More than just a recent trend, more than some abstract that applies to certain cultures or religious traditions, monogamy, it seems, is on the outs with the American people.
In recent years, studies have shown that married couples are rejecting the notion of monogamy, and an equal number of studies have shown the opposite. So what do you believe? Married couples, listen closely: What do you WANT to believe about your partner?
Conservative sources report homosexuality is most compatible with promiscuity in committed relationships. I dont want to ruffle any feathers, but these sources are wearing rose-colored blinders. The desertion of monogamy is as apparent in gay couples as it is in straight ones.
Homosexuals, it may well be, are used to derision from the holier than thou crowd, so they carry on relationships openly and unabashedly. Most Conservatives hide it a whole lot better. Why not? They have the weight of the church threatening to crush them if their misdeeds are revealed.
This American Life, the NPR produced program originating out of Chicago, did an episode dedicated to the topic of monogamy in mainstream America as long ago as 1998. Their findings pointed out a significant news story that was lost amid the Lewinsky scandal.
Roy Romer, governor of Colorado and the Democratic Party chair, had carried on an affair for nearly two decades with his family's full knowledge and cooperation.
The NPR program went on to profile several couples that had chosen open relationships, and the psychological effects were outlined.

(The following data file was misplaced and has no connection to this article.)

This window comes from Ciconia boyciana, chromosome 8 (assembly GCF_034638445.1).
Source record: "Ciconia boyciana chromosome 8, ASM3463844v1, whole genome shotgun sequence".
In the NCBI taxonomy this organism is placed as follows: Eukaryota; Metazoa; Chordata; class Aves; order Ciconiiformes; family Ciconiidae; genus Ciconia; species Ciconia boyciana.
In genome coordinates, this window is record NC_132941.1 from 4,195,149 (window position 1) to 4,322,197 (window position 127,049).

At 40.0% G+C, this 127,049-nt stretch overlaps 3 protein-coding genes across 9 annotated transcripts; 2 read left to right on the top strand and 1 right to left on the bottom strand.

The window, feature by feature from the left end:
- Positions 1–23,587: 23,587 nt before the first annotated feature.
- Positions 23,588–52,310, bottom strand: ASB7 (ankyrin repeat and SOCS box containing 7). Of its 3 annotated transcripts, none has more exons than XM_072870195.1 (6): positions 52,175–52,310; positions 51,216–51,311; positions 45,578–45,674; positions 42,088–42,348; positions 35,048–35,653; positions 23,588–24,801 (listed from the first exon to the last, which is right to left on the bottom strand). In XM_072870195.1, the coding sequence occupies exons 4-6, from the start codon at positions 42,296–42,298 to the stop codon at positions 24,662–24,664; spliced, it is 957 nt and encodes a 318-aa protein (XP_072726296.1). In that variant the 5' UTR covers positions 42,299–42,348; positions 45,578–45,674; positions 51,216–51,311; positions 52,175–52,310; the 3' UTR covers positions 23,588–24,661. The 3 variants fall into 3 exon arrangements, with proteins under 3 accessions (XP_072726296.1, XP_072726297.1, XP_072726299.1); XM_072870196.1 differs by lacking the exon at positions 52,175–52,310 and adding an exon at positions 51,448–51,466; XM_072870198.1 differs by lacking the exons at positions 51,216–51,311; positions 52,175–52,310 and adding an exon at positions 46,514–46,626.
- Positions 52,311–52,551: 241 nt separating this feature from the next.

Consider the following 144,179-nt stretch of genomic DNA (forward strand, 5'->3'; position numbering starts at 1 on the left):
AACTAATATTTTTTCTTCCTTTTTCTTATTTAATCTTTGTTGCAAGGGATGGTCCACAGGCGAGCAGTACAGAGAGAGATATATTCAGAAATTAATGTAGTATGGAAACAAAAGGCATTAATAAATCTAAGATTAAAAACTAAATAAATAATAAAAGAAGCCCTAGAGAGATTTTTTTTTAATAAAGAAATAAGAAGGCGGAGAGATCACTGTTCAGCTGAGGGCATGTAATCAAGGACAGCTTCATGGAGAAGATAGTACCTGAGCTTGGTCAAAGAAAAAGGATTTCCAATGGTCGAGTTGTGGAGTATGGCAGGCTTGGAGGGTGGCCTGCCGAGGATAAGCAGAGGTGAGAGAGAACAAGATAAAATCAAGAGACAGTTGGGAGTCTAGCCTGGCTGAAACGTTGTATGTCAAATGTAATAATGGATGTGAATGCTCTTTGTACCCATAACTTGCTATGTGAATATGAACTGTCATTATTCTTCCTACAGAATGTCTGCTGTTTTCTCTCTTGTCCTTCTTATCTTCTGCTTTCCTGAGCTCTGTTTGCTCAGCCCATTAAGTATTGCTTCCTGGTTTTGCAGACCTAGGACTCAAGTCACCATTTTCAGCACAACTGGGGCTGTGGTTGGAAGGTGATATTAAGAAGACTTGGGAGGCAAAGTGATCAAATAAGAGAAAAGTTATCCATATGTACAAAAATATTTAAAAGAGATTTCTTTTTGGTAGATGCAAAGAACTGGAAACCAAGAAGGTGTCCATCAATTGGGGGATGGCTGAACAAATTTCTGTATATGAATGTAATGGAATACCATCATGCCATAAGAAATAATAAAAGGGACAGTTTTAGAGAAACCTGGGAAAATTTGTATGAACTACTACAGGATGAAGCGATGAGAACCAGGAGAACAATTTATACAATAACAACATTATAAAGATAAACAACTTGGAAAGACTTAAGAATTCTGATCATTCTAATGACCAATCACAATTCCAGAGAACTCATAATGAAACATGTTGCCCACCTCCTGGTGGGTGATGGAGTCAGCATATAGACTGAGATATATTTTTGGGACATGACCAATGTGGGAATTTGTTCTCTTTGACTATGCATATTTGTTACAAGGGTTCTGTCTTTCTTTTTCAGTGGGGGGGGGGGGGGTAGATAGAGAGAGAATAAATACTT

New Jersey Governor Jim McGreevey was thrown out of the closet recently amid blackmail threats from his Israeli lover. Friends of the family claim that McGreeveys wife Dina Matos was wholly oblivious.
Many people choose to have affairs in secret, but just as many choose to do it loud and do it proud.
My great-grandfather, now ailing, recently spoke of a decades old affair within the family. His nephew had impregnated a black woman.
More power to him, he laughed, even as news of his wife's cancer still echoed in his ears.
I don't know a married man today who hasn't flirted, grabbed, or winked sideways at me...
Take "Brad and Janet.
Brad is your average forty-something male, going through a mid-life crisis. He constantly paws at me.
Janet, on the other hand, has been a great friend of mine for years. She wants to introduce me to her son's gym teacher because she says he is too good to be single.
You like him, I chuckled.
Yeah, but don't tell Brad.
People look, I said.
Don't tell him. I don't want him to know, she insisted.
So is the state of the union really all HIS fault?
I would offer that casualness and emotional detachment are more common in men than women. Men are readily able to sever sex from love. Women, meanwhile, are getting the hang of it. My friend Stacy is a prime example.
In her search for the ideal man, she snagged loser after loser. Finally, Stacy settled into an easy rhythm (Its fun!) with a friend of hers, a man who is chin-deep in a long-term relationship with a female investment banker.
If monogamy is cast aside for fun, then can a long-term affair yield any positive results, other than the release of sexual tension? Is that really wrong? Why do so many men complain about hum-drum sex, about boredom in the bedroom with the woman they promised to cherish forever?
So many questions, so few answers. Dr. Nigel Cummerbund, British sexpert, agreed to do an interview with me for my column on MBC. I never had the courage to call him back!
Fear or no fear, I do think lasting love is a worthwhile goal. With most, but not all, of the precincts reporting in, the state of the union is a positive one.
All relationships deepen with time and should be strong enough to withstand the universal tendency to stray.
Ladies, tie him up! (he may like that, anyway).
And always, ALWAYS, cast a sideways glance at the girl who lives down the street...